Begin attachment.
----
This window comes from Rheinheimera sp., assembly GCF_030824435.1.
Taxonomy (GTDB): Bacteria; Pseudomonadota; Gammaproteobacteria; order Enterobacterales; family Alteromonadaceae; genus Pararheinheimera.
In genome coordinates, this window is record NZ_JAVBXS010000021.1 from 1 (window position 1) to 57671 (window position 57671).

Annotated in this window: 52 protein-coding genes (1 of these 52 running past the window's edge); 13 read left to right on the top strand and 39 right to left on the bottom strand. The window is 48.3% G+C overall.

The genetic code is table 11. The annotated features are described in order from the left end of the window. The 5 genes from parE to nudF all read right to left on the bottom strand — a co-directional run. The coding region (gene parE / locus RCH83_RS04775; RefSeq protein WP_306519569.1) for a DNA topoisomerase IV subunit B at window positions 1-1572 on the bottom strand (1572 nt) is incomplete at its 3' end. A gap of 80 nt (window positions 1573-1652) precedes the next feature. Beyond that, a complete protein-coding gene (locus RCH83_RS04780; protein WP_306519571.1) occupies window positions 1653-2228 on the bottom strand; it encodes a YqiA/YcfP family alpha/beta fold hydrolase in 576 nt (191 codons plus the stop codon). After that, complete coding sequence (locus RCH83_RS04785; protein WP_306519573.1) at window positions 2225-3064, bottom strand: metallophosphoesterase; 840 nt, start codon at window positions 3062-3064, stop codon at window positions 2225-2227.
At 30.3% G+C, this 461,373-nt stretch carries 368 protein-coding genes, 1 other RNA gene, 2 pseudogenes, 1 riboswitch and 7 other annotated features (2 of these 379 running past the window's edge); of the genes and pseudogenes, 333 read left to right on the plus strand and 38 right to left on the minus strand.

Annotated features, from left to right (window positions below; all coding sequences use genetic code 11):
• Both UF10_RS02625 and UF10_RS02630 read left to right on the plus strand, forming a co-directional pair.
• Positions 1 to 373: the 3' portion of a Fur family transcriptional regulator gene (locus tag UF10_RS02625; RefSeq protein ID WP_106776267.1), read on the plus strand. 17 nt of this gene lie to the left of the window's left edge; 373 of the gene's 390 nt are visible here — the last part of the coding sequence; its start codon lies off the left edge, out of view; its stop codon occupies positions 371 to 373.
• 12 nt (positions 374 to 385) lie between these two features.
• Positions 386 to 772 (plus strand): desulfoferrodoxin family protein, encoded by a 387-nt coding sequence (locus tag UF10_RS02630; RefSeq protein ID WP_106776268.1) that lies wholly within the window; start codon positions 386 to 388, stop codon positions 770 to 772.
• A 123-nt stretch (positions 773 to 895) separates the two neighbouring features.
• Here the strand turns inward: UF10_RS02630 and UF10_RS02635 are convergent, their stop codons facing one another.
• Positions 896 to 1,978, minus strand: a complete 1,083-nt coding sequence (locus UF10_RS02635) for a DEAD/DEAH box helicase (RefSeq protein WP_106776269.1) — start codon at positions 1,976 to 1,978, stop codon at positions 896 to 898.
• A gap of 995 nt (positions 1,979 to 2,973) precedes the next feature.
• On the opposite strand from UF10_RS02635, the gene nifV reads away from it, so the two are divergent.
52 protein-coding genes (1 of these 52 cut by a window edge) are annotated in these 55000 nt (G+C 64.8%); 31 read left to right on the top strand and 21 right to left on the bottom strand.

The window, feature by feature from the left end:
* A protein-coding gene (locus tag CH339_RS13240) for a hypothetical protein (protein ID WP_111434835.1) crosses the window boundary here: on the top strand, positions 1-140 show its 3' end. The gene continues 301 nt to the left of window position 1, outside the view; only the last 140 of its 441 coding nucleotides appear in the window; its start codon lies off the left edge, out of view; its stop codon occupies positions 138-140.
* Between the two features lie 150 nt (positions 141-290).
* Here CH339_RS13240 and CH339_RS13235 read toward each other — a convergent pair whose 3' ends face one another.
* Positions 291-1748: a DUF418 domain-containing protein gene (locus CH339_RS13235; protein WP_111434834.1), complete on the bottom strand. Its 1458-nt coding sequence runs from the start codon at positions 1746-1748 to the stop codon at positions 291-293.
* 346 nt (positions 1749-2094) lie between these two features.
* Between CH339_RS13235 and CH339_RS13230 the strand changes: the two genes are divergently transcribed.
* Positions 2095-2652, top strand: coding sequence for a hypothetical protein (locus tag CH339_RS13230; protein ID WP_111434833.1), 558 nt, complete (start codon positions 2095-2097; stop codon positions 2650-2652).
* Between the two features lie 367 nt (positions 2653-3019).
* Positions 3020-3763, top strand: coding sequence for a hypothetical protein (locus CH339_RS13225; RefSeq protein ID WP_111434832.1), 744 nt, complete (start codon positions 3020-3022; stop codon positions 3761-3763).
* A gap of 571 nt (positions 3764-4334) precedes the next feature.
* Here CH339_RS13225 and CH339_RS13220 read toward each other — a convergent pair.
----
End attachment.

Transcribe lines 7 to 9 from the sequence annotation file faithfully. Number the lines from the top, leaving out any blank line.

Annotated features, from left to right (window positions below; all coding sequences use genetic code 11):
• Both UF10_RS02625 and UF10_RS02630 read left to right on the plus strand, forming a co-directional pair.
• Positions 1 to 373: the 3' portion of a Fur family transcriptional regulator gene (locus tag UF10_RS02625; RefSeq protein ID WP_106776267.1), read on the plus strand. 17 nt of this gene lie to the left of the window's left edge; 373 of the gene's 390 nt are visible here — the last part of the coding sequence; its start codon lies off the left edge, out of view; its stop codon occupies positions 371 to 373.